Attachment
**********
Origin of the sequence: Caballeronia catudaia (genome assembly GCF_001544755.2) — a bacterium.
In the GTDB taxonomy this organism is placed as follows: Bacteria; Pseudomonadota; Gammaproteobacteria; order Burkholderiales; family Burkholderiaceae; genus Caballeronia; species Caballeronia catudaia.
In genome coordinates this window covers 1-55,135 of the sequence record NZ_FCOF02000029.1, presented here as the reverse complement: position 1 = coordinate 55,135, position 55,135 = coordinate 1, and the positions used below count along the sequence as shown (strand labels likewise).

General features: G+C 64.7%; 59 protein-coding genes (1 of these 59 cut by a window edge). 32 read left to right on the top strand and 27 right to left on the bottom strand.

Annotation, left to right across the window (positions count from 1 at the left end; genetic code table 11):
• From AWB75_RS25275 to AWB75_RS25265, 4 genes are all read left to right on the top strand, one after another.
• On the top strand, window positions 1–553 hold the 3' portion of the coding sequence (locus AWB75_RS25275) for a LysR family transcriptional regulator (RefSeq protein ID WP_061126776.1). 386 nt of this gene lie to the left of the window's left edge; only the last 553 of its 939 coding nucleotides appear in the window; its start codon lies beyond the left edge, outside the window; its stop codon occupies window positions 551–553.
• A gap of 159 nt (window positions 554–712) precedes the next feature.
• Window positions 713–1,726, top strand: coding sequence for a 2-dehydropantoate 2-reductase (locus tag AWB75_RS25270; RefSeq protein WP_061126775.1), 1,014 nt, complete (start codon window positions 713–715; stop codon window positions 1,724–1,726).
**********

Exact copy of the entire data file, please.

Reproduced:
Origin of the sequence: Caballeronia catudaia (genome assembly GCF_001544755.2) — a bacterium.
In the GTDB taxonomy this organism is placed as follows: Bacteria; Pseudomonadota; Gammaproteobacteria; order Burkholderiales; family Burkholderiaceae; genus Caballeronia; species Caballeronia catudaia.
In genome coordinates this window covers 1-55,135 of the sequence record NZ_FCOF02000029.1, presented here as the reverse complement: position 1 = coordinate 55,135, position 55,135 = coordinate 1, and the positions used below count along the sequence as shown (strand labels likewise).

General features: G+C 64.7%; 59 protein-coding genes (1 of these 59 cut by a window edge). 32 read left to right on the top strand and 27 right to left on the bottom strand.

Annotation, left to right across the window (positions count from 1 at the left end; genetic code table 11):
• From AWB75_RS25275 to AWB75_RS25265, 4 genes are all read left to right on the top strand, one after another.
• On the top strand, window positions 1–553 hold the 3' portion of the coding sequence (locus AWB75_RS25275) for a LysR family transcriptional regulator (RefSeq protein ID WP_061126776.1). 386 nt of this gene lie to the left of the window's left edge; only the last 553 of its 939 coding nucleotides appear in the window; its start codon lies beyond the left edge, outside the window; its stop codon occupies window positions 551–553.
• A gap of 159 nt (window positions 554–712) precedes the next feature.
• Window positions 713–1,726, top strand: coding sequence for a 2-dehydropantoate 2-reductase (locus tag AWB75_RS25270; RefSeq protein WP_061126775.1), 1,014 nt, complete (start codon window positions 713–715; stop codon window positions 1,724–1,726).